European regulatory and judicial bodies are weighing in on issues that will impact insurers’ accounting requirements as well as the use of gender to determine premium rates.
Next week, the International Accounting Standards Board, London, will hold a board meeting during which it will discuss post-employment benefits including an exposure draft on defined benefit plans, recognition of changes in the defined benefit liability or asset as well as the disaggregation of changes in the defined benefit liability or asset.
Immediately following the IASB board meeting, will be a joint meeting of IASB and the Financial Accounting Standards Board, Norwalk, Conn. The fair value of a reporting entity’s own equity instruments will be discussed.
The decisions of the IASB and FASB as these bodies attempt converge international accounting standards over the next two years will have a major impact on insurers’ competitiveness and how they conduct address issues such as volatility, insurers say.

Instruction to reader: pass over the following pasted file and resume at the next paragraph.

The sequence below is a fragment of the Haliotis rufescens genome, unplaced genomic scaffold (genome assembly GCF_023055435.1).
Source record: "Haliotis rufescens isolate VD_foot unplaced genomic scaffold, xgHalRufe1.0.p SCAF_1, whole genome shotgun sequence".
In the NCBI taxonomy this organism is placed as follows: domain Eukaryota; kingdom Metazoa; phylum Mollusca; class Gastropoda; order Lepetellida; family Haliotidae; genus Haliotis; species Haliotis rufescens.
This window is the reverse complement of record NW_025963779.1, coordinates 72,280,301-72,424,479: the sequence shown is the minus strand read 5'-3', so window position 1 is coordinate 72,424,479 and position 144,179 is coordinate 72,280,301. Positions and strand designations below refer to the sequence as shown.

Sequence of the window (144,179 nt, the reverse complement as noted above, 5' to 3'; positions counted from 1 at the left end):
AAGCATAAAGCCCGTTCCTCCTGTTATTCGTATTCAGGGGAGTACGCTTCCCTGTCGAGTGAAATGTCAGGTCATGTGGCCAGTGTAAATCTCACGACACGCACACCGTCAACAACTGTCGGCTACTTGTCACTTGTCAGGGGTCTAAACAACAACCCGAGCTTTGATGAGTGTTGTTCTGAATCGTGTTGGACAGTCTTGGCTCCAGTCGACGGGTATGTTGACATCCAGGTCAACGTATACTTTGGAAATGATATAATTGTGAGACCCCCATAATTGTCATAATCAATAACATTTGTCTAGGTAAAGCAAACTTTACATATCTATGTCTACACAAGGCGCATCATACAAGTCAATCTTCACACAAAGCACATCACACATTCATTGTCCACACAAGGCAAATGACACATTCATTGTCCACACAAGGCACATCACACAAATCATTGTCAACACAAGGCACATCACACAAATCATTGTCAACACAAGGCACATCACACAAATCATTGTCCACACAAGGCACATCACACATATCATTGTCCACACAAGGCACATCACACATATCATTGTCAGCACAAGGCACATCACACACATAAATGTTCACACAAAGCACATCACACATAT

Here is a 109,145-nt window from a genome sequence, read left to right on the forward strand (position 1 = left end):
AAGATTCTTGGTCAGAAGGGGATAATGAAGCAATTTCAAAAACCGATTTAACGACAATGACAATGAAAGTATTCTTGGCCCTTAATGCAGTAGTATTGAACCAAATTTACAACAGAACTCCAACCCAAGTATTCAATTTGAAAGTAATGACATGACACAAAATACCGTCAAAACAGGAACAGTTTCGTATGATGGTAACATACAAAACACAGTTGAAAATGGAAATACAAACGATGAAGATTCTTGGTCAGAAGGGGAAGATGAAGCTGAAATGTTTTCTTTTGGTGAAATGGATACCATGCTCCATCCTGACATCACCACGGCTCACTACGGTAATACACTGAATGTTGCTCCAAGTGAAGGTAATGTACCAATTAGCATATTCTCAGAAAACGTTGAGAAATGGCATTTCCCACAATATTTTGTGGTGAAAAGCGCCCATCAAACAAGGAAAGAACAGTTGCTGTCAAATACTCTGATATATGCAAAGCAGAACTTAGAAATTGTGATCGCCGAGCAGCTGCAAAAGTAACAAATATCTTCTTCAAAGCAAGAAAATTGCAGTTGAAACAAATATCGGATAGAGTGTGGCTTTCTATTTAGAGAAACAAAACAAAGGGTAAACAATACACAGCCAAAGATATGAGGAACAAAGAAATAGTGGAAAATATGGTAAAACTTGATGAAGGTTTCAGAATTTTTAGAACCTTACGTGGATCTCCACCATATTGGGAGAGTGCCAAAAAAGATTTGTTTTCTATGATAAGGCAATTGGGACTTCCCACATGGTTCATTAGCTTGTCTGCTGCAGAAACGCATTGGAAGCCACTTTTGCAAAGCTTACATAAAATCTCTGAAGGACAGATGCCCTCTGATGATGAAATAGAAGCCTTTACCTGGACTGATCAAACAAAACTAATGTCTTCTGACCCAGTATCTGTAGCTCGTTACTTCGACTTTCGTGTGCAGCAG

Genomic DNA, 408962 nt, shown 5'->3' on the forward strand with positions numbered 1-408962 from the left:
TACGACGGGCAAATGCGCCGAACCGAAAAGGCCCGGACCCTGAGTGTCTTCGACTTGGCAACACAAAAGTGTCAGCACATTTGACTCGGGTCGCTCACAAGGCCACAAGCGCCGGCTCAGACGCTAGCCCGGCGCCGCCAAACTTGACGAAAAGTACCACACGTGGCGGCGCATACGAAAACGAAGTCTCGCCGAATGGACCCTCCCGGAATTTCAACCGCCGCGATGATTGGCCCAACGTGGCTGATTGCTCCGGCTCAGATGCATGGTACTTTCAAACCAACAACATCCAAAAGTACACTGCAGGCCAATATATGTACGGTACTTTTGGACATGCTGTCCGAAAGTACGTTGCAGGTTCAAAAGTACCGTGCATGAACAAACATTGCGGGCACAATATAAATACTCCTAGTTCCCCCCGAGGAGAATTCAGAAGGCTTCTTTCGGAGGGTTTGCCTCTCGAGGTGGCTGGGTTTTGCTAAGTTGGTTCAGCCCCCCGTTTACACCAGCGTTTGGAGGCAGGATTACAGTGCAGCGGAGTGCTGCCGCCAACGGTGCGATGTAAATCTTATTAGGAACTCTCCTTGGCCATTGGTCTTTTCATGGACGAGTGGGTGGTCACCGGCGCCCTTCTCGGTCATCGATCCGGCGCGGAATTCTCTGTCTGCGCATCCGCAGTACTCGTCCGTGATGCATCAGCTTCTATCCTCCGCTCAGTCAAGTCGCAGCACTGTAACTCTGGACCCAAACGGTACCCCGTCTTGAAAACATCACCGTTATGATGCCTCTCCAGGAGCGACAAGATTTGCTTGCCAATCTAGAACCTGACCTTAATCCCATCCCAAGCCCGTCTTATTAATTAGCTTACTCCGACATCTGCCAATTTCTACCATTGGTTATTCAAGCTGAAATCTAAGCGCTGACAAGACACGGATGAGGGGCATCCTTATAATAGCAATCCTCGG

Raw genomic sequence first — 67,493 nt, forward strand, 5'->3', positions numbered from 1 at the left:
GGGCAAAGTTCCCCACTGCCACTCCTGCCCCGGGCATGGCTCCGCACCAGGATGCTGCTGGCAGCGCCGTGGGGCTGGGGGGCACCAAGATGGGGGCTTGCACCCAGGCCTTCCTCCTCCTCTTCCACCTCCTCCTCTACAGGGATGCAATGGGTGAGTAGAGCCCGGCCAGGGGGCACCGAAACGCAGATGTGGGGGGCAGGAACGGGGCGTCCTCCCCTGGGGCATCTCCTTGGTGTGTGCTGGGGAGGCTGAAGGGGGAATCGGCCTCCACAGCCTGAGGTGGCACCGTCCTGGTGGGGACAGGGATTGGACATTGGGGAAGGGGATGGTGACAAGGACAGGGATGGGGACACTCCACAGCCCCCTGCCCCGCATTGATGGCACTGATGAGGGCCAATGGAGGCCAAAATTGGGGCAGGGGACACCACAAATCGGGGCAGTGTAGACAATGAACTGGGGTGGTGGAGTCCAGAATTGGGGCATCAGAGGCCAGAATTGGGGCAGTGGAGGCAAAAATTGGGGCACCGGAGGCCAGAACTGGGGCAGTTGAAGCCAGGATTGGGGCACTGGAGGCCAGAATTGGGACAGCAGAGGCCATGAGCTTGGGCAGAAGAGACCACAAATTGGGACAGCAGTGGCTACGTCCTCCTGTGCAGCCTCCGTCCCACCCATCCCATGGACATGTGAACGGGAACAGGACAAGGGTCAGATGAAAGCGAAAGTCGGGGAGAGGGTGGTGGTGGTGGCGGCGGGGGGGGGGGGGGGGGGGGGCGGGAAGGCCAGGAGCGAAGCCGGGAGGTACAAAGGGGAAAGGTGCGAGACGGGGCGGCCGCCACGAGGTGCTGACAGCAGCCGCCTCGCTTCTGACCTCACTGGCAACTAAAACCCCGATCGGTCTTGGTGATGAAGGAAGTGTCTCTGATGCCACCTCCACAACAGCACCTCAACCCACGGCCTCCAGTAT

That competitiveness could be further challenged if the European Union moves to outlaw gender as an insurance risk factor. The October 11 issue of Moody’s Weekly Credit Outlook says that the opinion issued on September 30 by the Advocate General of the European Court of Justice would be a ‘credit negative’ for insurers. The opinion, according to the Moody’s piece by Blake Foster states that “such discrimination should be illegal.” However, according to Moody’s, the opinion would address the issue prospectively and use a three-year phase-in period.
Moody’s points out that the opinion is not legally binding but is often used by the Court. It says that it would regard such use as a ‘credit negative’ because it would take away a valuable pricing tool.